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Matthew just told me to go fetch his lunch

The week started off well.

We released LAM 6.5 and 6.4a7. I included the press release about this in a prior journal entry. There was much rejoycing.

But then I checked my e-mail this morning and saw that some guy claimed that he couldn't start parallel jobs under Linux with LAM 6.5. And then 3 or 4 others chimed in saying the same thing. Nooo!!!!!

Needless to say, this is a software developer's nightmare: discover a bug immediately after a big release. It took a while, but I tracked the bug down to a faulty test in LAM's configure script. And it only seemed to affect Linux (it had to do with pseudo-tty behavior). Arrrgghhh!!!

Someone else also found a legitimate bug in the C++ bindings. It's amusing because the C++ bug has been there for quite some time, but it just happened to be found on the heels of the Linux pty Big Bug.

So I released 6.5.1 and 6.4a8 this afternoon.

Hopefully, things will be ok now.

No, Trond from Redhat just e-mailed me and says that all the tests are failing on his Linux 2.4.2 machine. Arrgggghhh!!!! In all fairness, we've never tested on 2.4.2, so I'm kinda hoping it's just some kind of stupid difference between linux 2.2.x and 2.4.x. He's going to give us access to his machines tomorrow to give it a whirl. We'll have to see.

Ugh. All of this made today be pretty crappy.

I finally had my windshield replaced the other day. It cracked itself quite a while ago after a particularly cold evening. I just came out one morning and there was a 2 foot crack across my windshield. It clearly wasn't impact damage of any kind; it just appeared there. So I assumed it was thermal damage.

Anyway, now that I have a garage, I finally called USAA to start a claim on my windshield. It didn't cost me a dime, and they had a guy out here the very next day to replace it.

I watched him do it -- it was fairly interesting. Lots and lots of sealant to keep those windshields in place, and keep water out. The guy told me that Saturns were probably his least favorite windshields to replace (this is all this guy does -- replace glass in cars; he's been doing it for 12 years, so I would guess that he pretty much knows what he's talking about) because they have a larger curve than most, and it makes it a bit more difficult to get the new windshield in, etc.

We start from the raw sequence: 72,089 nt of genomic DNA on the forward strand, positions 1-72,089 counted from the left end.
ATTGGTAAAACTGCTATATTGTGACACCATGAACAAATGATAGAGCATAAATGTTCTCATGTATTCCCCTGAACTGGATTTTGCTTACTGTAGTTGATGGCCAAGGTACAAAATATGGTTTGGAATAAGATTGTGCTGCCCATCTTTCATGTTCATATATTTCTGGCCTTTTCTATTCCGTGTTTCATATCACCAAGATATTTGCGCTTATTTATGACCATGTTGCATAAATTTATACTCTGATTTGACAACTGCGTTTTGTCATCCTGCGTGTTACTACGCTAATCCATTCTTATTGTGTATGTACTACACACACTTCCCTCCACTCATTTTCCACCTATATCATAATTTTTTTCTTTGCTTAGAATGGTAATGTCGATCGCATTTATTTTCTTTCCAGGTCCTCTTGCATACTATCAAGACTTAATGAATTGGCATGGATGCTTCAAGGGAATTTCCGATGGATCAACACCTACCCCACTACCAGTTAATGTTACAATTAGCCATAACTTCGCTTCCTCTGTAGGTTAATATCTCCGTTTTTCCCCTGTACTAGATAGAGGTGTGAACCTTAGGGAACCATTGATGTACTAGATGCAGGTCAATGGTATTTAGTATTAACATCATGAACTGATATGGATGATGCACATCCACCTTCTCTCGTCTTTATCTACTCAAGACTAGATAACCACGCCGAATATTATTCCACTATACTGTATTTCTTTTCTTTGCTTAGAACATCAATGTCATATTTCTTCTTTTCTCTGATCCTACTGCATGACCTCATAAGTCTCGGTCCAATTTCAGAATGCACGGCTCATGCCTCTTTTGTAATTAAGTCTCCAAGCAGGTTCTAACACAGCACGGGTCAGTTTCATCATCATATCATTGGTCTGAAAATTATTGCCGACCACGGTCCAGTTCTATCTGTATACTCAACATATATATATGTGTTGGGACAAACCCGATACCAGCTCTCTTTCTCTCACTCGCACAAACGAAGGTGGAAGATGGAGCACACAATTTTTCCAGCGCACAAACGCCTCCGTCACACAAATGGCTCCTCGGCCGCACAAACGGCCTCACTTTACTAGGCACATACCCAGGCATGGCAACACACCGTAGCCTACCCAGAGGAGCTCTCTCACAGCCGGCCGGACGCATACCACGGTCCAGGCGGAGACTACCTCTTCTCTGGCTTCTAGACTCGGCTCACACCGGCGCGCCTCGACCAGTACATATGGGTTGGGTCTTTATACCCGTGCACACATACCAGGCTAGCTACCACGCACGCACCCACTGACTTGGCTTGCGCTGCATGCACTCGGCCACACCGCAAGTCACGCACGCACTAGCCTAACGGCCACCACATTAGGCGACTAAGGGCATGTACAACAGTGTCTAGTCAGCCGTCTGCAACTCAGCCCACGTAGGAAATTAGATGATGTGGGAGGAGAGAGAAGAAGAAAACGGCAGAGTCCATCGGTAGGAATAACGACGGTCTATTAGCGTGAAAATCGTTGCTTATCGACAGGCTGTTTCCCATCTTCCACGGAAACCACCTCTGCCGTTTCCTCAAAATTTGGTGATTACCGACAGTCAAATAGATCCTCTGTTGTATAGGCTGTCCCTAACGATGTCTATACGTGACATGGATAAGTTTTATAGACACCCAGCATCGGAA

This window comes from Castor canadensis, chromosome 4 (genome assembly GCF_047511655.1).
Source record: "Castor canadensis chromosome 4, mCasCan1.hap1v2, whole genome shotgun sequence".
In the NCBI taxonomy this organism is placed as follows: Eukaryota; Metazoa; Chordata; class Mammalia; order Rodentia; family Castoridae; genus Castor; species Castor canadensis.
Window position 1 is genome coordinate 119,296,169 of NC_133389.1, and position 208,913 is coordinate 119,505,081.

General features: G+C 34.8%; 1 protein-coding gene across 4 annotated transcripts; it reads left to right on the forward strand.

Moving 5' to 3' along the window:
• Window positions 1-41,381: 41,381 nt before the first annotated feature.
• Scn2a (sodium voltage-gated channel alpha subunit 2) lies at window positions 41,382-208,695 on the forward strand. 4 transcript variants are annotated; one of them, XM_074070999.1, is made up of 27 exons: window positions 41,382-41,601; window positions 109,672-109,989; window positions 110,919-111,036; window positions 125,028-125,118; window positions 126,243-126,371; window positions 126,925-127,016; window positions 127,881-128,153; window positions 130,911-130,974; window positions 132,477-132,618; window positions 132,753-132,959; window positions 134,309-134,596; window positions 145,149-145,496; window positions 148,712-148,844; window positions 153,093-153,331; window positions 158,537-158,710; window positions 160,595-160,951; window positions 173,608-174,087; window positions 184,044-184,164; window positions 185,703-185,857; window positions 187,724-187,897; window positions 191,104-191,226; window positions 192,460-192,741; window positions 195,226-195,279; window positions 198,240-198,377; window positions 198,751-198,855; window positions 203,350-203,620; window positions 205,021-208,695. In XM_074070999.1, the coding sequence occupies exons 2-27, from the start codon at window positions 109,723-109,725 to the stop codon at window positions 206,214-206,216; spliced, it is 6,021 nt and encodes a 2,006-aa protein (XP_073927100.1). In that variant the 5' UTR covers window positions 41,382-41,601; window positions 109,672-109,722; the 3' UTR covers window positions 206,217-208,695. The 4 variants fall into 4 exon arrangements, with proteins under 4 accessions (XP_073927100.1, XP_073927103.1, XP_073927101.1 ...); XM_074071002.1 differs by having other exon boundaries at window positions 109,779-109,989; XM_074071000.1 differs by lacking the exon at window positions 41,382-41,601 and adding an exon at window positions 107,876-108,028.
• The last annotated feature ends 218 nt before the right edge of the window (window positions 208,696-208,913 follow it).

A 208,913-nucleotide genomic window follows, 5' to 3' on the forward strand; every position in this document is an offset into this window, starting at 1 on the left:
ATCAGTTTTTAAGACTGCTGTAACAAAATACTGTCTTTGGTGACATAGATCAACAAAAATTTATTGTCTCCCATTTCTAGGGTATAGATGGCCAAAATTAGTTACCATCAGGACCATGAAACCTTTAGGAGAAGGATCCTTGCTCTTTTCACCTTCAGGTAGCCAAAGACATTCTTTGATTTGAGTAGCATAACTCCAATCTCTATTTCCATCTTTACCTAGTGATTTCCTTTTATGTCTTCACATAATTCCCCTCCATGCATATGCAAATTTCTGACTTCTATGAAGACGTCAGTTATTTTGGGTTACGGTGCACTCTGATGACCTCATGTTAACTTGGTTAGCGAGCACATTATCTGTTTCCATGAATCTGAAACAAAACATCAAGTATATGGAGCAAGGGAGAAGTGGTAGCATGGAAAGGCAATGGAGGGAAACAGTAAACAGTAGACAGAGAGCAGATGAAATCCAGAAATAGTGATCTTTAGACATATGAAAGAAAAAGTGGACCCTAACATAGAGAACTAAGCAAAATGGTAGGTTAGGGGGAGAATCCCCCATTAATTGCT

The main sealant that he used to hold in the new windshield was some caulk-like stuff that he put around the frame before he put in the new windshield. When he was all done, he told me to wait about 2 hours before driving because the caulk would need time to cure. The windshield would still stay in place if I needed to drive, 'cause there's other clips and strips and various insidious devices holding it in place, but apparently (and I didn't know this beforehand) the purpose of windshields is not only to keep wind and rain and whatnot out of the car, they are also to keep passengers in the car in the event of a collision. And if I drove before the caulk cured, in the event of a collision, the windshield could pop out.

So that's an interesting engineering issue -- making caulk-like adhesive and a plate of glass that is strong enough to hold up to several hundred pounds of humans and other loose objects in the car, assumedly all moving with a very large momentum. Woof!

I've had to get my DoD "secret" clearance updated. Apparently, my last background investigation was done in 1990, and they're only good for 10 years. So my original clearance has expired. I got a packet in the mail for my reinvestigation. I had to download some questionairre program (Windoze only, of course) that asked a zillion questions about my history.